Idioms and slang
It is no secret that English is full of slang and idioms as the language with a rich history. If we say “she hit the roof” or “things went south”, it does not translate what it says literally. Fortunately, learning these expressions is not that difficult!
Regional dialects in English are quite challenging to understand, let alone learn if you have not been born in that area and have not spent some time talking to the locals. For example, there is Liverpool English, Californian English, or so-called “Geordie” style, which can be found in the Newcastle area.
Synonyms remain one of the most popular parts of an average English course. According to most foreigners, learning at least 50 synonyms helps them to understand English in a much deeper way. Just think about not using “beautiful” each time and saying something like “pretty, stunning, outstanding, or attractive” when talking about something!
Top 5 Easiest Things About Learning English
While learning English is difficult, there are still things that will make any foreigner feel happy because they act as mental shortcuts that lead to success. Compared to many other languages, English is not only about the challenges.
Once you learn the letters and the basic structure behind all “bird”, “thought”, “enough” or “mind”, things become much easier as the reading becomes an interesting experience. It takes time and practice but it is much easier than trying to read Korean or Arabic!
It is enough to know that there are three main verb tenses, namely, the present, past, and the future. They are, in turn, divided into four aspects that are: simple, progressive, perfect, and perfect progressive. If we take Spanish, we have seven verb tenses and some exceptions to the grammar rules. English, on the other hand, is simpler in this regard. Learn the verb forms and you’re halfway there!
In simple terms, there is no subjunctive mood in English. It stands for something hypothetical or a situation that we hope may happen. For example, we cannot say “It is necessary that John see his mother”. We can say “John sees his friends every Sunday”. It means that the base subjunctive does not use any other verb form like “runs, sees, smiles”. If it is used, it requires the addition of “that”, like in “She suggests that you be present today”.
Availability of Practice Material
Now it cannot be denied that the English language is one of the most popular because there is a lot of practice material that can be bought or downloaded online free of charge. Imagine something like that in Gaelic or Icelandic to see how lucky English learners are!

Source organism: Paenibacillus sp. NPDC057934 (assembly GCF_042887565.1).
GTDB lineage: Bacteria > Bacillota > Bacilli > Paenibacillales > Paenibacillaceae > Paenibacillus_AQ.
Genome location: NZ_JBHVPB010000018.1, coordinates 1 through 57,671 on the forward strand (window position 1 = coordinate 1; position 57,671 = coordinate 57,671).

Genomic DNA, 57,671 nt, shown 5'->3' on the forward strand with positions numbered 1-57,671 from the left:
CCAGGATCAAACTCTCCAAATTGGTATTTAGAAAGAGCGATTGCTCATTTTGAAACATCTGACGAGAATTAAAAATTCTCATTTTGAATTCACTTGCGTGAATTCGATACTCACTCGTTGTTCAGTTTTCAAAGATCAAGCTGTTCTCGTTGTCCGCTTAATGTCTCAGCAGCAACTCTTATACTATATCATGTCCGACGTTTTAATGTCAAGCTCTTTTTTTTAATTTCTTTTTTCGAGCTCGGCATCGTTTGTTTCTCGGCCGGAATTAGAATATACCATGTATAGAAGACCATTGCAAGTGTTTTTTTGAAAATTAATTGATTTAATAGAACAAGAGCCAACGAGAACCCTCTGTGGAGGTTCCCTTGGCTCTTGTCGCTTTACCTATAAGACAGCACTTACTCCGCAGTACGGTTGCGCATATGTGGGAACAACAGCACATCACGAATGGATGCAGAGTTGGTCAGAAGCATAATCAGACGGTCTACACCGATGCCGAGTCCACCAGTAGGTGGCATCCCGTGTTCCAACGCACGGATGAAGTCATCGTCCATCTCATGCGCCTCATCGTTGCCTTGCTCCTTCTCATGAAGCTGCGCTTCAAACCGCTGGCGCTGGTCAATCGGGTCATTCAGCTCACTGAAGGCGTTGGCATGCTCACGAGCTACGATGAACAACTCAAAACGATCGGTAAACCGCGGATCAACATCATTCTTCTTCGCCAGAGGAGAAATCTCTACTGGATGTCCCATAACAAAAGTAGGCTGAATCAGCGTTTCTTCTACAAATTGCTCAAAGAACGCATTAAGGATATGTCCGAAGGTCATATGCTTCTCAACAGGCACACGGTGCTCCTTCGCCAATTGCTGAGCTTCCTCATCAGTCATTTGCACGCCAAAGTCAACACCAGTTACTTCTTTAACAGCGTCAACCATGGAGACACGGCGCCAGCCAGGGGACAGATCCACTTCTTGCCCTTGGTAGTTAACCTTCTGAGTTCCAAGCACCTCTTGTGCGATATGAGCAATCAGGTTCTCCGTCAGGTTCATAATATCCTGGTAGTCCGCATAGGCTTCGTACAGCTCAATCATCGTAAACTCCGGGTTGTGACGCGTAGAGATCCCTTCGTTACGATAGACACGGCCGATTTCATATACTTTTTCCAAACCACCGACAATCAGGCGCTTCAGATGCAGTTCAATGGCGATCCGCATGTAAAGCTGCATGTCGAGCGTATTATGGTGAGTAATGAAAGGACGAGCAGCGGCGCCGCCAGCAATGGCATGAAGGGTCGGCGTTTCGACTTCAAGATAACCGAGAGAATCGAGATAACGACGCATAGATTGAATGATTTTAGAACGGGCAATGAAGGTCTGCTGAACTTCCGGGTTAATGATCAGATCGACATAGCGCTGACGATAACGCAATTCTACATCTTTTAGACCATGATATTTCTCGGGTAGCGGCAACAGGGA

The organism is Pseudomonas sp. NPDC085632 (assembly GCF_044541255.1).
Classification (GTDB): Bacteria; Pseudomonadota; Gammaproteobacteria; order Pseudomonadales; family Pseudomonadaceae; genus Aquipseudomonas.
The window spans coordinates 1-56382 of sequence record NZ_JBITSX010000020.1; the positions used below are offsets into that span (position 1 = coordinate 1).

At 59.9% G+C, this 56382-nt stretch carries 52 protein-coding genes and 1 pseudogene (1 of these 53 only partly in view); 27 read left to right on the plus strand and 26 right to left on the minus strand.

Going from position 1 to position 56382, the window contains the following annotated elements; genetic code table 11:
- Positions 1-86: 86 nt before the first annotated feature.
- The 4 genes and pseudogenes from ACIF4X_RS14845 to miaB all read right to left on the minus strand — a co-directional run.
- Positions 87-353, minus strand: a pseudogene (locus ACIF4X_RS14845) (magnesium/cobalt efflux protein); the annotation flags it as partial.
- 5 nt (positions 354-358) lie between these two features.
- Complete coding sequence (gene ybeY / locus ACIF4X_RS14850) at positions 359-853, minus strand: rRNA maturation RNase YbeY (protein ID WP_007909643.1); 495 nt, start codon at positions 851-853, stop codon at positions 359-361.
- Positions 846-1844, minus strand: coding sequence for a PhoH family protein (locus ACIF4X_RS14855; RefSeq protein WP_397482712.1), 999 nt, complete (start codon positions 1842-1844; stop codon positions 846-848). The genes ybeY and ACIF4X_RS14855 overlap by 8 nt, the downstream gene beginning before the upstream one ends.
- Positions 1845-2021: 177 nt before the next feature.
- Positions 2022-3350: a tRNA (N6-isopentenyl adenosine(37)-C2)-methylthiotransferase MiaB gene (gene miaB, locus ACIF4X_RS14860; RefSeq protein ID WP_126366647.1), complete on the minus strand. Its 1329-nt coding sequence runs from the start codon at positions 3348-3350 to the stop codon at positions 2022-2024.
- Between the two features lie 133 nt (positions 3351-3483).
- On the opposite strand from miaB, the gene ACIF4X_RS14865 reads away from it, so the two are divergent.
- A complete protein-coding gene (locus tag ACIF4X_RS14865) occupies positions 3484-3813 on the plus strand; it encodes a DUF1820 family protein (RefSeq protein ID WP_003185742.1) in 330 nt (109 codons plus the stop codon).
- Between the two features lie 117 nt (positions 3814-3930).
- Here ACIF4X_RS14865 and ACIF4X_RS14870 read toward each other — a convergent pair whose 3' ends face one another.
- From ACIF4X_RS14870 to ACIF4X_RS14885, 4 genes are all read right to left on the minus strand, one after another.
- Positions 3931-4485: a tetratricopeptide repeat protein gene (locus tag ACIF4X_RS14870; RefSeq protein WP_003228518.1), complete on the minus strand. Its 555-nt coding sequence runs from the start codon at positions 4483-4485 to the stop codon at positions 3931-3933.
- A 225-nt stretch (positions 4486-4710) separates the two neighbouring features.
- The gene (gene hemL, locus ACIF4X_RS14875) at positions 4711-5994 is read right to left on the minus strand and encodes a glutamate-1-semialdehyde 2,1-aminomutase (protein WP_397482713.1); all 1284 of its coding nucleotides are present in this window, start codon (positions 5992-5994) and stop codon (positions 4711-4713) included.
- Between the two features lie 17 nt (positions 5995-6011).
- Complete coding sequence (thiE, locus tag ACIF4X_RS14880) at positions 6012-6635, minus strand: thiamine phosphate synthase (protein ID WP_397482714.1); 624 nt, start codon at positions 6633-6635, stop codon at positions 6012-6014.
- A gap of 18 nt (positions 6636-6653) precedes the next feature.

English Practice Partners
Another great benefit is a number of native English speakers all over the world or those who speak English fairly well. Since English is one of the most popular Internet languages, finding an English speaking person is much easier than encountering a Swedish native online.
Is English the Hardest Language to Learn, Indeed?
Asking is English the hardest language to learn in the world will bring up a smile upon the faces of Japanese children who have to learn 3,000 special ABC characters only to master the basic reading skills. While learning English beyond the basic vocabulary can be difficult, especially with all the slang involved, it is much harder to master tonal languages like Chinese or Vietnamese. Basically, it means that the same word spoken in a different pitch changes the meaning!
Even if we do not mention odd languages like Arabic or Icelandic with the Old Norse forms and expressions that even Danish won’t understand, there is Finnish with its fifteen grammatical cases. You can say “laula”, which means to sing while saying “lauleskella” will stand for singing as well but in an environment where they do not know you are singing!
Advice for Anyone Learning English
It may be difficult at first but take your time to read the books and listen as much as you can. Let your mind get used to a talking speed and the tonality of the native speakers. It is not only a sign of respect or emotions being expressed but a way to understand the true meaning. By choosing to read books, you will see how the sentences are formed. Now asking is English a hard language to learn for foreigners will not be a fearful question but a way of exploration and joy!